experience that the Board were not complying with the above. I now work for NHS Lothian. I plan to retire early because of my experience when working in NHS Forth Valley.

On my resignation I received this feedback from patients, carers, colleagues and staff in many sectors. I have actively spoken up for patients when I have come across harm (unintentional or otherwise). I spoke up regarding two main areas:

(a) the Timely diagnosis of dementia

(b) Transparency of competing financial interests in NHS healthcare staff

Timely diagnosis has now been adopted right across Europe.
This approach had no support whatsoever in NHS Forth Valley. In terms of the 2004 Act I was not “treated fairly and consistently, with dignity and respect, in an environment where diversity is valued” for advocating a timely approach to the diagnosis of dementia.

Parliament: PE1493: A Sunshine Act for Scotland.
This was taken forward by me as an individual as a petition to the Scottish

The petition was closed last year after a Public Consultation found the Scottish Public supported my petition. In terms of the 2004 Act I was not “treated fairly and consistently, with dignity and respect, in an environment where diversity is valued” by NHS Forth Valley or other NHS Boards for advocating such transparency.

At the time before and after resigning from NHS Forth Valley I was not “involved in decisions” as required in the 2004 Act. There were communications about me with other NHS Boards such as Healthcare Improvement Scotland and NHS Tayside. I now believe I was “blacklisted” and that my references were influenced negatively by input from senior staff in NHS Forth Valley.

I have long since realised that there is no possibility of individual redress for me regarding my past treatment as an NHS Scotland employee. It is my hope that the committee will be able to encourage a genuine change in culture so that other employees working in NHS Scotland feel empowered to put patients first. It is essential that this is the case even when that employee finds him/herself in the minority amongst his/her colleagues or indeed challenging government policy.


It is now over four years since I found myself under pressure from a local GP to expand my diagnosis of Alzheimer’s disease to include people who were not found to have symptoms of dementia:

Dr Neil Houston 01

I spent a considerable amount of time examining the evidence behind current guidance which I was following and explained this to Dr Houston but he persisted:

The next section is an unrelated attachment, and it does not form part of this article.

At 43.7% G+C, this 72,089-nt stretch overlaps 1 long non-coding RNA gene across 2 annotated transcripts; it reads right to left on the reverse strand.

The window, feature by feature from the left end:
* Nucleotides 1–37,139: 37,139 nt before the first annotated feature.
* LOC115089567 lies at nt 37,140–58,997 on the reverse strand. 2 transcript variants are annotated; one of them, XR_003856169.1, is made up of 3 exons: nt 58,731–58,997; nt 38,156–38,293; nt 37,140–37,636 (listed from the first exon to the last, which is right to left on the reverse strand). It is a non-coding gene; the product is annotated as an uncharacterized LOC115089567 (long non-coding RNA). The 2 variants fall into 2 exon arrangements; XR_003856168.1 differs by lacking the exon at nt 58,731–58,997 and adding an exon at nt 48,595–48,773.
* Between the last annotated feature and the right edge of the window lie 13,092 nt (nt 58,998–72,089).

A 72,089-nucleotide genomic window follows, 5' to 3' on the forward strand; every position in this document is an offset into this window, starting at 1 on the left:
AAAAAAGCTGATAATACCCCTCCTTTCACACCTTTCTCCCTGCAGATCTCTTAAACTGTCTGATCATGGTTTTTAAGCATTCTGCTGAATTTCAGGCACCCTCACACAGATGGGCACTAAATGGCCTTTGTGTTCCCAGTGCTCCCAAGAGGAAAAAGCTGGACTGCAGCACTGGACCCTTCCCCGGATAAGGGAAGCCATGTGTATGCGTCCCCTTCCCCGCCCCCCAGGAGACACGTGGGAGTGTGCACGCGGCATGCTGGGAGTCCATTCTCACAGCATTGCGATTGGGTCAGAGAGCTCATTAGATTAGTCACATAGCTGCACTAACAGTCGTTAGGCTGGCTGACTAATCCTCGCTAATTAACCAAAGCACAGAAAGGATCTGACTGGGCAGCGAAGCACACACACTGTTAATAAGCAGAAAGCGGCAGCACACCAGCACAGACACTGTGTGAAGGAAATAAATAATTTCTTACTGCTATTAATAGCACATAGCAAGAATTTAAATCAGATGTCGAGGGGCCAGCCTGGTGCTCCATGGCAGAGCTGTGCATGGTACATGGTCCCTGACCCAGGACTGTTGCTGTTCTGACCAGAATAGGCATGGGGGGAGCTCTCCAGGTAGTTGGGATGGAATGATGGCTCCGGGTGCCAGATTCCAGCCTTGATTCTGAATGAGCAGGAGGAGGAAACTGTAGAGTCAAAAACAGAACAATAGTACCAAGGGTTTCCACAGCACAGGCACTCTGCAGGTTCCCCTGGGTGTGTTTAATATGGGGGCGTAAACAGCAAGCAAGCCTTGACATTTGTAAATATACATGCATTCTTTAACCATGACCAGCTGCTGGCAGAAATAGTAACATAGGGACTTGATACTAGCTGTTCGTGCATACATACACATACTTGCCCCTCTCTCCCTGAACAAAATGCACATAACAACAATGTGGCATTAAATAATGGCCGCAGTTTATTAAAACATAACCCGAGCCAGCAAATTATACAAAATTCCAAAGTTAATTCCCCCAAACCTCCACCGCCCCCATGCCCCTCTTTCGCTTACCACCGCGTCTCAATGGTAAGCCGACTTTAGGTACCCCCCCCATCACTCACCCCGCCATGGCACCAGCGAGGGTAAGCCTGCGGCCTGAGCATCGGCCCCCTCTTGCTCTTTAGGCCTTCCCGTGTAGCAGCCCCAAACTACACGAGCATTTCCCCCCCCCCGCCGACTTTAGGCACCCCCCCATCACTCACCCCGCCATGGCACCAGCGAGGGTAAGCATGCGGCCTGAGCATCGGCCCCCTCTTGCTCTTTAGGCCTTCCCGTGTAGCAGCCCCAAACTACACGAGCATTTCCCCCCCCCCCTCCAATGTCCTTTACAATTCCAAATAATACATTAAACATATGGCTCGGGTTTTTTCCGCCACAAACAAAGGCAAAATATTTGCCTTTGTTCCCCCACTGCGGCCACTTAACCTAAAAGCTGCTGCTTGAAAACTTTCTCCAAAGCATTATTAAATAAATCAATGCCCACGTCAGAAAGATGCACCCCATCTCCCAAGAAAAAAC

"My question was not whether this patient had dementia associated 
of Alzheime'rs type but rather if he had Alzheimers disease so 
that we could give appropriate education and support to him and 
his family and possibly cognitive enhancers at an early stage 
as per current guidance."

I then reminded Dr Houston that pharmacological options are licensed for the ‘treatment of mild to moderate dementia in Alzheimer’s disease.’ The SIGN and NICE guidelines are also for dementia. I had previously sent him the evidence that these drugs do not prevent the development of dementia in any patients. I also reiterated that the provision of support is not dependent on any diagnosis but determined by the needs of any individual patient.

Dr Houston was a local advocate for CANTABmobile and wrote to me describing it as:

     "a very sensitive test for Alzheimer's disease."

Following this I felt it important for patient safety to establish the evidence behind this test.

Posted below are the written communications I made and received about CANTABmobile


Sent: 20 October 2012 21:25
To: ‘’
Subject: CANTABmobile

I am writing to ask if you know anything about CANTABmobile which one of our local GP practices is piloting.

The company can be found here:

The company, Cambridge Cognition have been promoting locally and I think also UK wide?

The CANTABmobile film states: ‘early detection makes the journey easier’ and the promotional videos say it is ‘highly sensitive and specific’. I have been unable to find further data about this screening test though I do know CANTAB has a long history in pharmaceutical studies. It might be a perfectly reasonable and robust test but I would like to know far more about it. My concerns are heightened as conceptually early memory loss is difficult.

Just wondered if you knew anymore about CANTABmobile?

Kind wishes,
Peter Gordon
NHS Psychiatrist for Older Adults


From: David Hart []
Sent: 25 October 2012 17:36

Dear Peter,
Thank you for your email.

Please find attached (above) the science rationale document for the CANTABmobile system.

Additional details are also online at including an FAQ section at concerning the key features, applications and background science relating to MCI and Alzheimer’s disease.